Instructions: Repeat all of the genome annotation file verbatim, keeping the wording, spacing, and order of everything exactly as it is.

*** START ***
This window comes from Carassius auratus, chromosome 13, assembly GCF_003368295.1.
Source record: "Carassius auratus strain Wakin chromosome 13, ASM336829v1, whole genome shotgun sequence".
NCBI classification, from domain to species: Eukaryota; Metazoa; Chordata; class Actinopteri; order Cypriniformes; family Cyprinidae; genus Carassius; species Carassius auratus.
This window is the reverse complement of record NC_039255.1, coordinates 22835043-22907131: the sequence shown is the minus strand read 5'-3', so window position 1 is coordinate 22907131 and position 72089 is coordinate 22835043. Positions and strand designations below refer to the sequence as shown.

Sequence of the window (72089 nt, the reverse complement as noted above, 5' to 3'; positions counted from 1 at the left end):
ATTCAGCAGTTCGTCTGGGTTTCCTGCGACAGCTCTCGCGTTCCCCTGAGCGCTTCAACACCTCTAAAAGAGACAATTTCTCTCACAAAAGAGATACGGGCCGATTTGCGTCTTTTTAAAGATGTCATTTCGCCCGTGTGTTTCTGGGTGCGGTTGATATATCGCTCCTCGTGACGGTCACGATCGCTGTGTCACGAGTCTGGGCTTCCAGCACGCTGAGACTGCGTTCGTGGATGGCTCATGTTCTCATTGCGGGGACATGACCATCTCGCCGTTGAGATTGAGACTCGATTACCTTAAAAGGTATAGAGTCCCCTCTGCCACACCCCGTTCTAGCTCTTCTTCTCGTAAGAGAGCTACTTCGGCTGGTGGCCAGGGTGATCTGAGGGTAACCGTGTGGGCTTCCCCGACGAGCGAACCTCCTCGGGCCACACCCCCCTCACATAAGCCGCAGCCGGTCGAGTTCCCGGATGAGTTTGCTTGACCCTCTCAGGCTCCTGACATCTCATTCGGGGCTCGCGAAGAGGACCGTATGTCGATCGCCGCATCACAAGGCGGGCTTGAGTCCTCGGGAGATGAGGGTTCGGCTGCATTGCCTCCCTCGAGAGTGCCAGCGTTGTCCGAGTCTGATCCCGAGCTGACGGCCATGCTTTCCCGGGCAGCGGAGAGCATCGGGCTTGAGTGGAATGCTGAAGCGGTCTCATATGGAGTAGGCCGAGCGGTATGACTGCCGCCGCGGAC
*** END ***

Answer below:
This window comes from Carassius auratus, chromosome 13, assembly GCF_003368295.1.
Source record: "Carassius auratus strain Wakin chromosome 13, ASM336829v1, whole genome shotgun sequence".
NCBI classification, from domain to species: Eukaryota; Metazoa; Chordata; class Actinopteri; order Cypriniformes; family Cyprinidae; genus Carassius; species Carassius auratus.
This window is the reverse complement of record NC_039255.1, coordinates 22835043-22907131: the sequence shown is the minus strand read 5'-3', so window position 1 is coordinate 22907131 and position 72089 is coordinate 22835043. Positions and strand designations below refer to the sequence as shown.

Sequence of the window (72089 nt, the reverse complement as noted above, 5' to 3'; positions counted from 1 at the left end):
ATTCAGCAGTTCGTCTGGGTTTCCTGCGACAGCTCTCGCGTTCCCCTGAGCGCTTCAACACCTCTAAAAGAGACAATTTCTCTCACAAAAGAGATACGGGCCGATTTGCGTCTTTTTAAAGATGTCATTTCGCCCGTGTGTTTCTGGGTGCGGTTGATATATCGCTCCTCGTGACGGTCACGATCGCTGTGTCACGAGTCTGGGCTTCCAGCACGCTGAGACTGCGTTCGTGGATGGCTCATGTTCTCATTGCGGGGACATGACCATCTCGCCGTTGAGATTGAGACTCGATTACCTTAAAAGGTATAGAGTCCCCTCTGCCACACCCCGTTCTAGCTCTTCTTCTCGTAAGAGAGCTACTTCGGCTGGTGGCCAGGGTGATCTGAGGGTAACCGTGTGGGCTTCCCCGACGAGCGAACCTCCTCGGGCCACACCCCCCTCACATAAGCCGCAGCCGGTCGAGTTCCCGGATGAGTTTGCTTGACCCTCTCAGGCTCCTGACATCTCATTCGGGGCTCGCGAAGAGGACCGTATGTCGATCGCCGCATCACAAGGCGGGCTTGAGTCCTCGGGAGATGAGGGTTCGGCTGCATTGCCTCCCTCGAGAGTGCCAGCGTTGTCCGAGTCTGATCCCGAGCTGACGGCCATGCTTTCCCGGGCAGCGGAGAGCATCGGGCTTGAGTGGAATGCTGAAGCGGTCTCATATGGAGTAGGCCGAGCGGTATGACTGCCGCCGCGGAC